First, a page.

was reduced from perhaps 30 million to 3 million in just 50 years. Millions
of Indigenous peoples died working as slaves in the mines at Guanajuato
and Zacatecas in Mexico, and Potosí in Bolivia.
Eight million slaves died in the Potosí mine alone. By the end
of the 1500's, Potosí was one of the largest cities in the world
with 350,000 inhabitants. Perú was also an area of intensive
mining. From the time of the arrival of the first European colonizers
until 1650, 180-200 tons of American gold was added to the European
With the Spanish conquest Quechua society was drastically
altered. The Inca system of government required a mit'a tax--the donation
of labor to the state to produce crops and public works--and a tax of
a portion of production. The mit'a tax was used in part to build terraces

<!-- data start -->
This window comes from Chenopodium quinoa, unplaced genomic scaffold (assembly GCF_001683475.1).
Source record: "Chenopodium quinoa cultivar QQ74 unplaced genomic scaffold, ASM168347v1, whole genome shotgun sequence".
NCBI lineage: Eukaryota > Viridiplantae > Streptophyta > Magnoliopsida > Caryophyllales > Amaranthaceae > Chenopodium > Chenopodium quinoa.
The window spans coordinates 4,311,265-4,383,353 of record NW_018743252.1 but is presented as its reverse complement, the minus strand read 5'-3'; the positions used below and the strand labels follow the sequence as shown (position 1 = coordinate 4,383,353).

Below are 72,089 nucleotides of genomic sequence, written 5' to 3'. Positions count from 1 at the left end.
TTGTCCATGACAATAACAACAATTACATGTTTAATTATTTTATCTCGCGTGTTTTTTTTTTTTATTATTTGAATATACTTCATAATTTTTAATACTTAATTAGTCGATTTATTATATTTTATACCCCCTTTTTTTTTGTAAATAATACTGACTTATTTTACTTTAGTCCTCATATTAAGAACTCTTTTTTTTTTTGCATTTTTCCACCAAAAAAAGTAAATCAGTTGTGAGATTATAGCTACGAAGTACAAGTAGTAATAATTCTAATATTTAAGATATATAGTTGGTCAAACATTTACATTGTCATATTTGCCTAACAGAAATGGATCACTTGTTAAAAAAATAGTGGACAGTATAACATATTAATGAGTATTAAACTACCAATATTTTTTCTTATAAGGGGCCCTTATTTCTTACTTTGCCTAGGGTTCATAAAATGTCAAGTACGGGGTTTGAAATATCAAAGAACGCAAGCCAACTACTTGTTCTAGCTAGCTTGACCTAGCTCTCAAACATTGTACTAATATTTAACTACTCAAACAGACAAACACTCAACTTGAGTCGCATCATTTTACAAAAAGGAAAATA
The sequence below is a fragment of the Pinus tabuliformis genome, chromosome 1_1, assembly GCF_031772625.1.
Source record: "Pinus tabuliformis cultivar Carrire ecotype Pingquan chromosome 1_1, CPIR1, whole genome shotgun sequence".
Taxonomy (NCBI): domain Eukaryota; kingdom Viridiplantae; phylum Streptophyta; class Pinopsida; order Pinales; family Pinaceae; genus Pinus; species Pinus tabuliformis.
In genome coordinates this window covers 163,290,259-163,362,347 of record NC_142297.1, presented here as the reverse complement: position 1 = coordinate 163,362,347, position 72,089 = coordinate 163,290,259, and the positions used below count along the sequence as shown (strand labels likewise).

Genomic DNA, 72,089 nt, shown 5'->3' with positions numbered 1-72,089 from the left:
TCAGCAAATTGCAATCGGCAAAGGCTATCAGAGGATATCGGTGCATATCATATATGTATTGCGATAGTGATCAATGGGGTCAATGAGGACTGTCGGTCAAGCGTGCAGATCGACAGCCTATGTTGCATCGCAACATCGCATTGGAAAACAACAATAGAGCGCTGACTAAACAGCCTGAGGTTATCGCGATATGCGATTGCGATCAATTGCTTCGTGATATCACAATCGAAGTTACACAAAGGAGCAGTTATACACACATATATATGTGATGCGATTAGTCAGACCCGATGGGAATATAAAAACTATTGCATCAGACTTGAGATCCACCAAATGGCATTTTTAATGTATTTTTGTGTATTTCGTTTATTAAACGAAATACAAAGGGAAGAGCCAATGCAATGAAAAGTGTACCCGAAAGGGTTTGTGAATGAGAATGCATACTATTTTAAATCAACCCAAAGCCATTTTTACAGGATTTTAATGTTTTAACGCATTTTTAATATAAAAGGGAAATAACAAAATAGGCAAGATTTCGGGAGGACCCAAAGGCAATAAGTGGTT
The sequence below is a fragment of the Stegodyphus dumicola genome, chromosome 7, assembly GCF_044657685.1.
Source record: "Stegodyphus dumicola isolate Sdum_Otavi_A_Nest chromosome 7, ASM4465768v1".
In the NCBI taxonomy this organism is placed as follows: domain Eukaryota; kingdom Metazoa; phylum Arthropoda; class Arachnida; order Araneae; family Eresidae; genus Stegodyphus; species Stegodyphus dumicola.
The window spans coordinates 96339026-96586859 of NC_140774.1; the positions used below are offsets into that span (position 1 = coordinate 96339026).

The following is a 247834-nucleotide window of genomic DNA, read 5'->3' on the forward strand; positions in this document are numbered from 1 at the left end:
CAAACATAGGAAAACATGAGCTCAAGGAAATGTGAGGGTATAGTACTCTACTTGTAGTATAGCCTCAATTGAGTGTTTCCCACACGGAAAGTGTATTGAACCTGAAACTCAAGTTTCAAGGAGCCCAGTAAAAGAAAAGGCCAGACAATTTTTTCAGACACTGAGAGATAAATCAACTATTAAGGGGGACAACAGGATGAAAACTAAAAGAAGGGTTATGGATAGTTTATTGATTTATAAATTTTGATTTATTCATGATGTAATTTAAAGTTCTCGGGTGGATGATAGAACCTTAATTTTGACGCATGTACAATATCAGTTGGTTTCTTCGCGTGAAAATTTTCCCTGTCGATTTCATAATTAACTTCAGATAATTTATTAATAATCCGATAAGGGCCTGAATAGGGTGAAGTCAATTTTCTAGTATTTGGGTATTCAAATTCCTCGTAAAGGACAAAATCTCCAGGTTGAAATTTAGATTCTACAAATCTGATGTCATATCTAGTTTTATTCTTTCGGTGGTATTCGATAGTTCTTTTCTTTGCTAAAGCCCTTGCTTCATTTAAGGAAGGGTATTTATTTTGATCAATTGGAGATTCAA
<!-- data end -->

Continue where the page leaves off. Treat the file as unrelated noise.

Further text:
and irrigation systems, which further elevated production to the benefit
of the society. In contrast, the Spanish encomienda system of tribute
required the subjugated Indians to produce unfamiliar crops for the
Spanish, at the expense of their own food supply. The Spanish system,
unlike its Incan predecessor, did not provide for the welfare of the
laborer and his family during the term of forced labor.
Spanish also forcibly concentrated the people in villages and assumed
right of ownership of the best lands. The Roman Catholic Church made
additional demands on the native inhabitants. When Spanish rule ended